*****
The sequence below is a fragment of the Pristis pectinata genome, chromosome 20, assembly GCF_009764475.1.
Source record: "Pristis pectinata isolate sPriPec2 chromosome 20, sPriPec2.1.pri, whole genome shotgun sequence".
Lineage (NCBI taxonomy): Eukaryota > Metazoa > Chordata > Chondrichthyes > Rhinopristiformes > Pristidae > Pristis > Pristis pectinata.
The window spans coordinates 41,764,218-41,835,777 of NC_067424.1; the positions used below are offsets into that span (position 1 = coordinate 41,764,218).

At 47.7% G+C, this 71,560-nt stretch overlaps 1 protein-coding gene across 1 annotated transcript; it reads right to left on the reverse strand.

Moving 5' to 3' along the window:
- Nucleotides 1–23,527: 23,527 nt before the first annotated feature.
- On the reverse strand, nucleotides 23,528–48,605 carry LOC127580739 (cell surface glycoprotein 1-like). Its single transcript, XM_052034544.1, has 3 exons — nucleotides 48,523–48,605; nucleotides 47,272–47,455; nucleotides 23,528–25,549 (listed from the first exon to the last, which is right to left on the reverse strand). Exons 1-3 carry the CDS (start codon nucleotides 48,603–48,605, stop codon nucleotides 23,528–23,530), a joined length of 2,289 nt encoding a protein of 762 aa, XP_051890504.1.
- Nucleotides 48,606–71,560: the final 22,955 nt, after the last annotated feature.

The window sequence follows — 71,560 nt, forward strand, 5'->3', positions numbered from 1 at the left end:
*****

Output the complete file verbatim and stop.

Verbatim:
The sequence below is a fragment of the Pristis pectinata genome, chromosome 20, assembly GCF_009764475.1.
Source record: "Pristis pectinata isolate sPriPec2 chromosome 20, sPriPec2.1.pri, whole genome shotgun sequence".
Lineage (NCBI taxonomy): Eukaryota > Metazoa > Chordata > Chondrichthyes > Rhinopristiformes > Pristidae > Pristis > Pristis pectinata.
The window spans coordinates 41,764,218-41,835,777 of NC_067424.1; the positions used below are offsets into that span (position 1 = coordinate 41,764,218).

At 47.7% G+C, this 71,560-nt stretch overlaps 1 protein-coding gene across 1 annotated transcript; it reads right to left on the reverse strand.

Moving 5' to 3' along the window:
- Nucleotides 1–23,527: 23,527 nt before the first annotated feature.
- On the reverse strand, nucleotides 23,528–48,605 carry LOC127580739 (cell surface glycoprotein 1-like). Its single transcript, XM_052034544.1, has 3 exons — nucleotides 48,523–48,605; nucleotides 47,272–47,455; nucleotides 23,528–25,549 (listed from the first exon to the last, which is right to left on the reverse strand). Exons 1-3 carry the CDS (start codon nucleotides 48,603–48,605, stop codon nucleotides 23,528–23,530), a joined length of 2,289 nt encoding a protein of 762 aa, XP_051890504.1.
- Nucleotides 48,606–71,560: the final 22,955 nt, after the last annotated feature.

The window sequence follows — 71,560 nt, forward strand, 5'->3', positions numbered from 1 at the left end: